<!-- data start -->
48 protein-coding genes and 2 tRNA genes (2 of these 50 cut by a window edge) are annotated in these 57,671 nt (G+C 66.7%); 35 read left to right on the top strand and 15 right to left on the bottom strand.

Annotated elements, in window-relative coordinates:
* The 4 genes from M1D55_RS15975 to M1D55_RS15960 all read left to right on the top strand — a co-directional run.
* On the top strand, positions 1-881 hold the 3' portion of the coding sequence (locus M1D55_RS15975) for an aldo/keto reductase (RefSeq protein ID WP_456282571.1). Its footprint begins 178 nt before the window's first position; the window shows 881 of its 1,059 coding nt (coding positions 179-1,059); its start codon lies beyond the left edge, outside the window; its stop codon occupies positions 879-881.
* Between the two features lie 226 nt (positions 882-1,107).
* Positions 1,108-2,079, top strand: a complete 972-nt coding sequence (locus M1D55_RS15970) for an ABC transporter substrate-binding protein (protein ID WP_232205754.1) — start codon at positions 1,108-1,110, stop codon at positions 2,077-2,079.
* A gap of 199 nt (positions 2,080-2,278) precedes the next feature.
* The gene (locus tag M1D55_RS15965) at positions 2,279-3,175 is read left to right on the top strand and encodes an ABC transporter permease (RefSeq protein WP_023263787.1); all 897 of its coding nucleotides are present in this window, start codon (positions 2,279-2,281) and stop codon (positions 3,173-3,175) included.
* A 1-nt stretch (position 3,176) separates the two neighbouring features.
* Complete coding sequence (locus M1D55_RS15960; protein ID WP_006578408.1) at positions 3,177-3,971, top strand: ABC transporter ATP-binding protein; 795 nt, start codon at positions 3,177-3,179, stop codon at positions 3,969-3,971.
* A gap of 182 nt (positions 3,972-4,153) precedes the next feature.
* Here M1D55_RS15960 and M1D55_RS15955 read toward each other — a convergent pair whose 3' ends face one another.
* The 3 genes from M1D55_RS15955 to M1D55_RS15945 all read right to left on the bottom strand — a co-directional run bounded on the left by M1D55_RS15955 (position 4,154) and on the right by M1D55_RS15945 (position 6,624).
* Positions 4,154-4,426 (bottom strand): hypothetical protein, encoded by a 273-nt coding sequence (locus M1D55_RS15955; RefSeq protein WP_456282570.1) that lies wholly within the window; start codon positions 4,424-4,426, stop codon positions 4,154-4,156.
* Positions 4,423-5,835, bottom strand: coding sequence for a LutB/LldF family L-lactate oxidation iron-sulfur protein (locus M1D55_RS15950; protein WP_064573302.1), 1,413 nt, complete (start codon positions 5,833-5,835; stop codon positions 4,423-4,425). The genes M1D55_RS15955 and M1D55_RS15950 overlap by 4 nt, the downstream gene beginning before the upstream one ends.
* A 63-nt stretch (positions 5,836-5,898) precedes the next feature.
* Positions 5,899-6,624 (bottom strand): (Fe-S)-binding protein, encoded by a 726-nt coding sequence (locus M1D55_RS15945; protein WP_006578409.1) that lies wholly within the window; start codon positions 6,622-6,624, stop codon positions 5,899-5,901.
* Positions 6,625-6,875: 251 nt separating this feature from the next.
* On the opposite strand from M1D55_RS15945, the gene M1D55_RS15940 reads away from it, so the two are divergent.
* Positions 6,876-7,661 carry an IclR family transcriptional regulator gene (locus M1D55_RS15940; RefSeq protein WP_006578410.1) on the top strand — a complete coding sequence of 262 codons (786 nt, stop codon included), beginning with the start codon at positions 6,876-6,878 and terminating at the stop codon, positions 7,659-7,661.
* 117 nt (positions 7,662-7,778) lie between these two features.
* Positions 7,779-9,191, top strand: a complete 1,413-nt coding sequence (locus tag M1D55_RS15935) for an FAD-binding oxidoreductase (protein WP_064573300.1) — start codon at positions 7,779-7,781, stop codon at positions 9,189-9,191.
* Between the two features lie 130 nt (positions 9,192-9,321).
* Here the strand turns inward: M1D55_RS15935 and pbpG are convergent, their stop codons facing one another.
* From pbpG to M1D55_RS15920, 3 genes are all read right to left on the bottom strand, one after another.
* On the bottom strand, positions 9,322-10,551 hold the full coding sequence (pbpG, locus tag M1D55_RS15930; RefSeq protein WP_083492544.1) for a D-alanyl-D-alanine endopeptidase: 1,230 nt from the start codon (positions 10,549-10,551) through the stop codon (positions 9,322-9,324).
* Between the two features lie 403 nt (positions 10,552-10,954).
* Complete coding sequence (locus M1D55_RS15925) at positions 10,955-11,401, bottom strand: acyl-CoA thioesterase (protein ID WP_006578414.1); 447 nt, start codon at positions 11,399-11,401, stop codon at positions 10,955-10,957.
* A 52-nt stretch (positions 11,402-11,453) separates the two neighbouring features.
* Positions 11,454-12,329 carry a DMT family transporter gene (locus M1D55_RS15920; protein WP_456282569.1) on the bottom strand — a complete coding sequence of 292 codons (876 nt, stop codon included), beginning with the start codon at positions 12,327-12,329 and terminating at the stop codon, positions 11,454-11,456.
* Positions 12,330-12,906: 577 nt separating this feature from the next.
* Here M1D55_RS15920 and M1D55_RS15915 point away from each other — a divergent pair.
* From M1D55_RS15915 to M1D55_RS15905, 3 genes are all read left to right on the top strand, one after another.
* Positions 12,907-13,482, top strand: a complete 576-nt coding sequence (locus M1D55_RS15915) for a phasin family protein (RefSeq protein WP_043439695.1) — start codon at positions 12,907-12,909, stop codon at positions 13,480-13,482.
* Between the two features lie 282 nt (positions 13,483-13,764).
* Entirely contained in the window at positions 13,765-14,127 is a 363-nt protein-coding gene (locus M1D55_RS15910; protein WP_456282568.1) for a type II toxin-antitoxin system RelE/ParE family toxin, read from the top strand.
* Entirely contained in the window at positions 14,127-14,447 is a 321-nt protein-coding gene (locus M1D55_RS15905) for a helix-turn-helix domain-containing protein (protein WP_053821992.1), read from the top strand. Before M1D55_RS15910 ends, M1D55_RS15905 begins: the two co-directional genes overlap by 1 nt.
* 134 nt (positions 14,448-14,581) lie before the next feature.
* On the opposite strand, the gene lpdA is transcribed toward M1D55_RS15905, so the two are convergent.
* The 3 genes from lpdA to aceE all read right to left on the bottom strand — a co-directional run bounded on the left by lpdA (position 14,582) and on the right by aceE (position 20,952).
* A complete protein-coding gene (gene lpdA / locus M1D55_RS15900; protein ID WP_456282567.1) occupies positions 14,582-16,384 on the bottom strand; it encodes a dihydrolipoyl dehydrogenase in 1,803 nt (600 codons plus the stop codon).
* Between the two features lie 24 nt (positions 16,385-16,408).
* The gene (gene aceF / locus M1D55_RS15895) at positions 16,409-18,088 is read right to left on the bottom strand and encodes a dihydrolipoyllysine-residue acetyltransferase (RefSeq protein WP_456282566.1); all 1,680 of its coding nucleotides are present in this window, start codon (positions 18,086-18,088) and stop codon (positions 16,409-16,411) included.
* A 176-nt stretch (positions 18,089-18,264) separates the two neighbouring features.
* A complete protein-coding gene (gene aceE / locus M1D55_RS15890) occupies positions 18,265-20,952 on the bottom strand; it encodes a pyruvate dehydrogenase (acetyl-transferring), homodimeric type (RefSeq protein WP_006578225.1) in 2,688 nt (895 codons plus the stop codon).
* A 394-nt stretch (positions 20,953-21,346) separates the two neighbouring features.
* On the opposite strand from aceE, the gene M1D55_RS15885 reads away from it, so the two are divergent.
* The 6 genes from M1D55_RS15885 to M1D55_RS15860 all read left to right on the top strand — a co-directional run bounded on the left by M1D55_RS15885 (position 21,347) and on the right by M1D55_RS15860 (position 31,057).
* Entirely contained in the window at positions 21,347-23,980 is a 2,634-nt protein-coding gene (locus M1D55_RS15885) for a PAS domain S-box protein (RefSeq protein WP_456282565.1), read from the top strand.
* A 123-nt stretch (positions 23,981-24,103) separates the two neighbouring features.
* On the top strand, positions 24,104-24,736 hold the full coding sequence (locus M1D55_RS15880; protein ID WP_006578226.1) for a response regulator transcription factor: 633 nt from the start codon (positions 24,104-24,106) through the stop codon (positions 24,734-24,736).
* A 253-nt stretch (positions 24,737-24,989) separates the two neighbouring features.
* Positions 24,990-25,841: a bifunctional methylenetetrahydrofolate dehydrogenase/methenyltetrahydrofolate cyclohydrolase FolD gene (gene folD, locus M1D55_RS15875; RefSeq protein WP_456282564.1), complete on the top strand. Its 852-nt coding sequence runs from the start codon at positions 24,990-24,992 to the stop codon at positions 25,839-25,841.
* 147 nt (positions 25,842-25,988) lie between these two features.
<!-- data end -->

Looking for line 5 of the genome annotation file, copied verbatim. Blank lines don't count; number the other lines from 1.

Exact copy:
* Between the two features lie 226 nt (positions 882-1,107).